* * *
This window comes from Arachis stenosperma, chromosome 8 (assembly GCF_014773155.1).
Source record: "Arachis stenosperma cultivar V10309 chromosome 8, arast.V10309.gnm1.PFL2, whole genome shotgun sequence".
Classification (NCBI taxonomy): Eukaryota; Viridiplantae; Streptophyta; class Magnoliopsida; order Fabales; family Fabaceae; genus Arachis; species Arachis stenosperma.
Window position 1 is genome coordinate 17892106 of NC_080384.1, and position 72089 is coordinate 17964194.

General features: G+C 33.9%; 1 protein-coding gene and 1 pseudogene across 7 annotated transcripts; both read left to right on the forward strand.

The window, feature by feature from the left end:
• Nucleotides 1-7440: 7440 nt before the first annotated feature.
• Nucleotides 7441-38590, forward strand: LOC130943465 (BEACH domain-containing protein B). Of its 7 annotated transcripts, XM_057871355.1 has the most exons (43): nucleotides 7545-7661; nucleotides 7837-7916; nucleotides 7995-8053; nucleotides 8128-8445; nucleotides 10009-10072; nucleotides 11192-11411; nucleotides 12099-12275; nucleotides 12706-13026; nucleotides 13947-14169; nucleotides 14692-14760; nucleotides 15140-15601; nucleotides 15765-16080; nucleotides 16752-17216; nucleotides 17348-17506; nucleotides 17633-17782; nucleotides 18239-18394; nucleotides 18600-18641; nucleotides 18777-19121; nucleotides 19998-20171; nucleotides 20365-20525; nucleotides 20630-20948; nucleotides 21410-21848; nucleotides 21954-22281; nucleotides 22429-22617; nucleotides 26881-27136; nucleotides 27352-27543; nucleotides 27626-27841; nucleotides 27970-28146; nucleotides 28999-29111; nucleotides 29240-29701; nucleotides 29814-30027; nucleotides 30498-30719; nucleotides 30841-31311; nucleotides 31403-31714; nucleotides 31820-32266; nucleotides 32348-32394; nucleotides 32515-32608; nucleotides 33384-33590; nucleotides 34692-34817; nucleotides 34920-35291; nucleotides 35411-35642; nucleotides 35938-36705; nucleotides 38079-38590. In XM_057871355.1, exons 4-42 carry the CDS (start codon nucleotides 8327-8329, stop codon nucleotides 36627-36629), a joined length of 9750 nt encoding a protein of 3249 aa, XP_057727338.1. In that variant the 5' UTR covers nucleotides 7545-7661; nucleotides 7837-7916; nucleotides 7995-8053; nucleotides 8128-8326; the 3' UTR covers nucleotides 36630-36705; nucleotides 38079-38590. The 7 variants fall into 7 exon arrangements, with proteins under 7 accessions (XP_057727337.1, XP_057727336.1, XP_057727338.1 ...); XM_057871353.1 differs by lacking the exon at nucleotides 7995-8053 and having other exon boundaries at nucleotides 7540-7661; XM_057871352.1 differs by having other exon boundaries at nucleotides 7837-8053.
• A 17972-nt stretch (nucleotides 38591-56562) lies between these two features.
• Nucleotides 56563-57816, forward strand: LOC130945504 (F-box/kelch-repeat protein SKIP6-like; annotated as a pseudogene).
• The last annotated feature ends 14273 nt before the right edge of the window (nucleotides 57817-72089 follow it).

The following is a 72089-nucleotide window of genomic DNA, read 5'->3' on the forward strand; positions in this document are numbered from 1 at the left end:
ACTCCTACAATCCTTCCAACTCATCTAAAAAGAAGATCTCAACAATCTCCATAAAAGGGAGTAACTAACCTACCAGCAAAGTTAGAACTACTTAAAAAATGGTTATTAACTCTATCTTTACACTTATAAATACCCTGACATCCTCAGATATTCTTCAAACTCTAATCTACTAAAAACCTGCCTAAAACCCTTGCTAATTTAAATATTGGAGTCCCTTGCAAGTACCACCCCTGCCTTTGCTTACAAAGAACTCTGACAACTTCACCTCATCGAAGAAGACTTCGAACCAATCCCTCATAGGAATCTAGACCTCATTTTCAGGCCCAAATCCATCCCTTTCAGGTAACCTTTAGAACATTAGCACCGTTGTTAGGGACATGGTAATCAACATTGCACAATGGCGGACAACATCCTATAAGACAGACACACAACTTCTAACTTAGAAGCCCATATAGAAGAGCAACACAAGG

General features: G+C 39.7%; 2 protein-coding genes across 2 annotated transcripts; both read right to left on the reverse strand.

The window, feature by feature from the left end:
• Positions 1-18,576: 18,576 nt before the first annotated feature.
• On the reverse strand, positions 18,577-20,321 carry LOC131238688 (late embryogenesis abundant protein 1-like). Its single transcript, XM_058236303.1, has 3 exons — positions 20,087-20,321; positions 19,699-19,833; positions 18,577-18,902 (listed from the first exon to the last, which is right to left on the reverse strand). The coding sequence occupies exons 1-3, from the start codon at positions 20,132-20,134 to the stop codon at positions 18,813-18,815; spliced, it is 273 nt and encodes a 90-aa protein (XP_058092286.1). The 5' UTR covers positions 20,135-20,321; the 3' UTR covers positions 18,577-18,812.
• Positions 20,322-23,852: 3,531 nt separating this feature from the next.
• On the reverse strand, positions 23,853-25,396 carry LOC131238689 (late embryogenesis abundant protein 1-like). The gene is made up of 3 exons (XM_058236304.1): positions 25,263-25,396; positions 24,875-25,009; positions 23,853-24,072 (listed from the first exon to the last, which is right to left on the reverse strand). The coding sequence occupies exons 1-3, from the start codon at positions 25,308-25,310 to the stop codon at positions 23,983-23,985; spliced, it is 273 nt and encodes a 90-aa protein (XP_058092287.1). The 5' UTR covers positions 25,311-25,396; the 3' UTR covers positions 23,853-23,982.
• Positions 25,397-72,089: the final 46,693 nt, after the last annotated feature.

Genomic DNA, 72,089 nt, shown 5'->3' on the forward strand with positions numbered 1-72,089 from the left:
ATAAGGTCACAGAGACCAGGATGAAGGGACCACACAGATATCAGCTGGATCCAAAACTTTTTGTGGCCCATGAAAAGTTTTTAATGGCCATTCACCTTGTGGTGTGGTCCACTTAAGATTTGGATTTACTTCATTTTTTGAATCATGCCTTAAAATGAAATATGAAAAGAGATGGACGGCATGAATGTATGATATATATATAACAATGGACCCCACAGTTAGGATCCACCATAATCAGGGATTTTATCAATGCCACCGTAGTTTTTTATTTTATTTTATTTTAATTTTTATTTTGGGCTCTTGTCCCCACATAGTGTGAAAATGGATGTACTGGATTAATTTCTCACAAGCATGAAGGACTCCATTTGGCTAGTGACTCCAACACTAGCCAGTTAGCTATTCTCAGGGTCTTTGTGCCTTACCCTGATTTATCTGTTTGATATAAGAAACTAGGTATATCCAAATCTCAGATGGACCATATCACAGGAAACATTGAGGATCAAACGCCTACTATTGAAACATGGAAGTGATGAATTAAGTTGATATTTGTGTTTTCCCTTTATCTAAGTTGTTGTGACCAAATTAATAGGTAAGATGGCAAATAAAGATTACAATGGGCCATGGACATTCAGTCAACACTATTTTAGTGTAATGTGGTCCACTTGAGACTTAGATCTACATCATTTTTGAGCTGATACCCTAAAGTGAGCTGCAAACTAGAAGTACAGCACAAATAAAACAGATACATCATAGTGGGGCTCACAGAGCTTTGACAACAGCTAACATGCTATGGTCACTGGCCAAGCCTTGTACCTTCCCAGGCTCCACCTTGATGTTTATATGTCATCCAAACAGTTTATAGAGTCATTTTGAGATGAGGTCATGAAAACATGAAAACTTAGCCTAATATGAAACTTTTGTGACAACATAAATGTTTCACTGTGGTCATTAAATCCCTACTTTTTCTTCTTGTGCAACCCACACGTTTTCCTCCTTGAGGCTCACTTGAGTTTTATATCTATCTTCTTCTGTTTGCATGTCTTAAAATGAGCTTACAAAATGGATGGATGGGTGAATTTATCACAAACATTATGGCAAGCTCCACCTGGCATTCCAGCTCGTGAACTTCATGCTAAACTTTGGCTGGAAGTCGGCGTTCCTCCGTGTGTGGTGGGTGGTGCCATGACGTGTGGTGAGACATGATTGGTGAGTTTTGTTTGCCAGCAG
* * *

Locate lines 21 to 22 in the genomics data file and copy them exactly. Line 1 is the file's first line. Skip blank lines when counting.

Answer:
Genomic DNA, 72,089 nt, shown 5'->3' on the forward strand with positions numbered 1-72,089 from the left:
ATAAGGTCACAGAGACCAGGATGAAGGGACCACACAGATATCAGCTGGATCCAAAACTTTTTGTGGCCCATGAAAAGTTTTTAATGGCCATTCACCTTGTGGTGTGGTCCACTTAAGATTTGGATTTACTTCATTTTTTGAATCATGCCTTAAAATGAAATATGAAAAGAGATGGACGGCATGAATGTATGATATATATATAACAATGGACCCCACAGTTAGGATCCACCATAATCAGGGATTTTATCAATGCCACCGTAGTTTTTTATTTTATTTTATTTTAATTTTTATTTTGGGCTCTTGTCCCCACATAGTGTGAAAATGGATGTACTGGATTAATTTCTCACAAGCATGAAGGACTCCATTTGGCTAGTGACTCCAACACTAGCCAGTTAGCTATTCTCAGGGTCTTTGTGCCTTACCCTGATTTATCTGTTTGATATAAGAAACTAGGTATATCCAAATCTCAGATGGACCATATCACAGGAAACATTGAGGATCAAACGCCTACTATTGAAACATGGAAGTGATGAATTAAGTTGATATTTGTGTTTTCCCTTTATCTAAGTTGTTGTGACCAAATTAATAGGTAAGATGGCAAATAAAGATTACAATGGGCCATGGACATTCAGTCAACACTATTTTAGTGTAATGTGGTCCACTTGAGACTTAGATCTACATCATTTTTGAGCTGATACCCTAAAGTGAGCTGCAAACTAGAAGTACAGCACAAATAAAACAGATACATCATAGTGGGGCTCACAGAGCTTTGACAACAGCTAACATGCTATGGTCACTGGCCAAGCCTTGTACCTTCCCAGGCTCCACCTTGATGTTTATATGTCATCCAAACAGTTTATAGAGTCATTTTGAGATGAGGTCATGAAAACATGAAAACTTAGCCTAATATGAAACTTTTGTGACAACATAAATGTTTCACTGTGGTCATTAAATCCCTACTTTTTCTTCTTGTGCAACCCACACGTTTTCCTCCTTGAGGCTCACTTGAGTTTTATATCTATCTTCTTCTGTTTGCATGTCTTAAAATGAGCTTACAAAATGGATGGATGGGTGAATTTATCACAAACATTATGGCAAGCTCCACCTGGCATTCCAGCTCGTGAACTTCATGCTAAACTTTGGCTGGAAGTCGGCGTTCCTCCGTGTGTGGTGGGTGGTGCCATGACGTGTGGTGAGACATGATTGGTGAGTTTTGTTTGCCAGCAG